NOTE: Sponsors like Improve a Roof  enable us to bring you expert content at no cost to you. Our editorial opinions remain our own. Thanks.

     

     

     

     

     

     

    EcoCentric Mom Box: Soap, Serum and Chocolate

    EcoCentric Mom pulled together a fun and helpful collection of new green products to try this time around. They included:

    Ecocentric Mom Jan 2014 Soap - Not just any soap, but a full-sized bar of Wildly Natural Seaweed Detoxi Cellulite Soap featuring coffee and cinnamon to help cleanse and nourish the skin. Like most Ecocentric Mom products, it's also paraben, sulfate, gluten and dye-free.

    Lip Balm - This may be the last lip balm you ever try, because it's so soothing, nothing else will ever feel as good. LIPS by Healthy Houseful uses coconut oil, shea better and quality essential oils to moisturize and protect against chapped lips. Plus, as they say, "Nasty chemicals not included!"

    Facial and Hydrating Serum - Two sample bottles of Pure + Remedy serum included Vitamin C Facial serum, formulated with pure vegan hyaluronic acide to moisturize and plump skin cells; and Precious Drops, a super hydrating serum to firm and tone the skin.

    Continue reading "EcoCentric Mom Box: Soap, Serum and Chocolate" »

    10 Ways to Be a Green Valentine

    Roses in burlap bagValentine’s Day is for lovers – and for people who love Nature, too! Here are a few natural ways to celebrate your special someone, with thanks to Fresh Flowers for sponsoring this post.

     Candles – Choose candles made from beeswax or soy as opposed to petroleum-based paraffin. They’ll burn cleaner and smoke less. I prefer those that are fragrance-free or scented with plant-based oils, such as essence of lavender, rose or orange blossom, rather than synthetic fragrances and perfumes that can trigger allergic reactions.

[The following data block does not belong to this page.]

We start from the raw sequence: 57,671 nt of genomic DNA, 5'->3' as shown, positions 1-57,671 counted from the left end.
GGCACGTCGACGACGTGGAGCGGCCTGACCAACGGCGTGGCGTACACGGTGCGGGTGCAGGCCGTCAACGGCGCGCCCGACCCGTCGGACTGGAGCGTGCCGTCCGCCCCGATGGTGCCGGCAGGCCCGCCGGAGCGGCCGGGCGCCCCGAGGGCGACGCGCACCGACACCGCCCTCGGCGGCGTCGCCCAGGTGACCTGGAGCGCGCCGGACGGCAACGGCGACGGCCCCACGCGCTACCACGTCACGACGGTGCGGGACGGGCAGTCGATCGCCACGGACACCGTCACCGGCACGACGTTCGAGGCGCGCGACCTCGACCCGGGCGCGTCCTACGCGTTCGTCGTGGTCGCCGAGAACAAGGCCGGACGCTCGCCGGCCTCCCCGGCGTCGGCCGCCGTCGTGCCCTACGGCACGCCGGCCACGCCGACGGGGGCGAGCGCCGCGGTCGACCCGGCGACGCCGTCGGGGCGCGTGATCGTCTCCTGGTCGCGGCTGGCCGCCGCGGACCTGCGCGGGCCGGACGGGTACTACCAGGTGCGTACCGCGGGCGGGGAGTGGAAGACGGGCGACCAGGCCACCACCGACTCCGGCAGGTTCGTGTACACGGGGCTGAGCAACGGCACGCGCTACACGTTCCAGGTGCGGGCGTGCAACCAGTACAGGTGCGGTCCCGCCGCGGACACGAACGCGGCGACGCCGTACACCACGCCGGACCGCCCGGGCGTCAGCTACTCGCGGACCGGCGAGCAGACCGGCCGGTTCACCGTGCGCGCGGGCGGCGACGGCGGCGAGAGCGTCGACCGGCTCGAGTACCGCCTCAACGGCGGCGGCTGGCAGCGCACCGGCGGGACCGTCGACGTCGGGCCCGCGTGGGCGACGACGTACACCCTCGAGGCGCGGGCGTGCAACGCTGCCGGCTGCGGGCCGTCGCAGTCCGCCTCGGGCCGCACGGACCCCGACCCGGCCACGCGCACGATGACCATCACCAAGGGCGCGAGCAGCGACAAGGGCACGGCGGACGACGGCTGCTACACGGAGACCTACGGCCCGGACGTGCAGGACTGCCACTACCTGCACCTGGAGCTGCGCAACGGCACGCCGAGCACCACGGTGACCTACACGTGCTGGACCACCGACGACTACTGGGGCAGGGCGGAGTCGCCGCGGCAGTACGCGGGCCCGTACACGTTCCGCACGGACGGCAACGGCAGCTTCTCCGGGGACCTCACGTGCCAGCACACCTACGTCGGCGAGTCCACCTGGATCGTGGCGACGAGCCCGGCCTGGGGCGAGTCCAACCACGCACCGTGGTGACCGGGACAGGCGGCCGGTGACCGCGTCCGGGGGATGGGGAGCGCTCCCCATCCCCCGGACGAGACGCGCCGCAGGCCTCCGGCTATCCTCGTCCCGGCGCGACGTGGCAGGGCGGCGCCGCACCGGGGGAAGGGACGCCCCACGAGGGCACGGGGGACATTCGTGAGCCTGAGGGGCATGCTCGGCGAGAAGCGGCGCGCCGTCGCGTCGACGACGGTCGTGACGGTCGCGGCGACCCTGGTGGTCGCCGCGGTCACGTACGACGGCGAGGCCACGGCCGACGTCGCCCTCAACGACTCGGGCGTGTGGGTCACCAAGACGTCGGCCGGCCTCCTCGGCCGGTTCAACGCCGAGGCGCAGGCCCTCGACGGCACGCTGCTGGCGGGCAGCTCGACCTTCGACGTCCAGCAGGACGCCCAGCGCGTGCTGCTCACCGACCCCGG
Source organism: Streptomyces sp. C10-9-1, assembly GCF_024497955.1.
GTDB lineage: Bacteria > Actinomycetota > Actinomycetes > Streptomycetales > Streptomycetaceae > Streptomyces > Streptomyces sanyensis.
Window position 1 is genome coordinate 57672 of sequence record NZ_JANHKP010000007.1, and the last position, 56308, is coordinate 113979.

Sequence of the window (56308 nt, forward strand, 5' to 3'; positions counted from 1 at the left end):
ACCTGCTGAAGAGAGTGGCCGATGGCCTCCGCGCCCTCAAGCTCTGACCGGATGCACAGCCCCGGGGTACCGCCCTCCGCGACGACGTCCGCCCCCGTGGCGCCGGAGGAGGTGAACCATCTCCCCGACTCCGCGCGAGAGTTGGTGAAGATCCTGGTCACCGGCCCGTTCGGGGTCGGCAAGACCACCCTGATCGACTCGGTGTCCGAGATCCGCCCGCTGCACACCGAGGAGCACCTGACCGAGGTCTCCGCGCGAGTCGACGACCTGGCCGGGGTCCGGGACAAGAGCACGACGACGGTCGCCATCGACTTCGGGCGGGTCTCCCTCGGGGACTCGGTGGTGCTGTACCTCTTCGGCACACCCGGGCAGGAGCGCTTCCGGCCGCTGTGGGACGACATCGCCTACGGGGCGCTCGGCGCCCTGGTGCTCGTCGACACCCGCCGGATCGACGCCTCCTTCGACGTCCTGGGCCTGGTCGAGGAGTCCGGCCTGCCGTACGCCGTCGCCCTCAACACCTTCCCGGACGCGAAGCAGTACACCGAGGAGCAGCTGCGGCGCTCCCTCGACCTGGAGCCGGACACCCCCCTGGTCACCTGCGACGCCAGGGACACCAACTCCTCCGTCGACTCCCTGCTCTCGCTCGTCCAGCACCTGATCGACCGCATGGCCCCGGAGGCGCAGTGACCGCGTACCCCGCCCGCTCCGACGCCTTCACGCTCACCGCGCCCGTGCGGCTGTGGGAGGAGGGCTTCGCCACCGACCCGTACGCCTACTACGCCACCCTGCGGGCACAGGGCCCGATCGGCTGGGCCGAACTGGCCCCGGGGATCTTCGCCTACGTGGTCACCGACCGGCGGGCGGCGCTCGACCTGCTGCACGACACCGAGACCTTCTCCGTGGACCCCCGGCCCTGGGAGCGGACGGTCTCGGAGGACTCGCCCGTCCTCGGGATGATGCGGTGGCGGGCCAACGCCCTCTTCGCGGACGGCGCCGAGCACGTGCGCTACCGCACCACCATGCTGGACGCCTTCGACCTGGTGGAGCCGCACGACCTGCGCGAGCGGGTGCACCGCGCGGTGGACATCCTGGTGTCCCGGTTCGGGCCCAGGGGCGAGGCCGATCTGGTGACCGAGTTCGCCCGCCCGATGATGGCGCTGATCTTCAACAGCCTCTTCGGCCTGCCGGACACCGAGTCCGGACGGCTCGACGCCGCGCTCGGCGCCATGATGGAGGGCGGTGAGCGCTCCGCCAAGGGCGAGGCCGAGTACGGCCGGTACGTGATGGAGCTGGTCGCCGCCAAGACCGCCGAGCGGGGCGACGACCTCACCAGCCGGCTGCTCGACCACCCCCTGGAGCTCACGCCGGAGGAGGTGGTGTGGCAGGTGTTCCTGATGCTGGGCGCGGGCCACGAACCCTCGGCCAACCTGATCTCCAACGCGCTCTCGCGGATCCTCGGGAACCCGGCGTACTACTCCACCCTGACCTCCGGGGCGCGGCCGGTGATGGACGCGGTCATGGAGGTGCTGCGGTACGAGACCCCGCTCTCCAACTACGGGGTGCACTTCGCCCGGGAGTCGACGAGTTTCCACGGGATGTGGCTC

Chocolate – Enjoy the abundance of organic, Fair Trade chocolates available, including truffles, bars, drops, powdered cocoa and even ice cream.  Look for them online, in neighborhood markets, or at specialty shoppes.

    Continue reading "10 Ways to Be a Green Valentine" »

    Resources to Help Environmental Lawyers Succeed

    Earth in our hands Citizens, non-profit organizations, civic and community groups, and governments rely on environmental law to ensure their rights to health and safety and protect our natural resources. To succeed in the courtroom, it’s critical to stay abreast of what environmental laws are being passed and how they’re being implemented. LexisNexis, our sponsors for this post and a publisher of several resources that keep environmental lawyers up-to-date, recommends the following: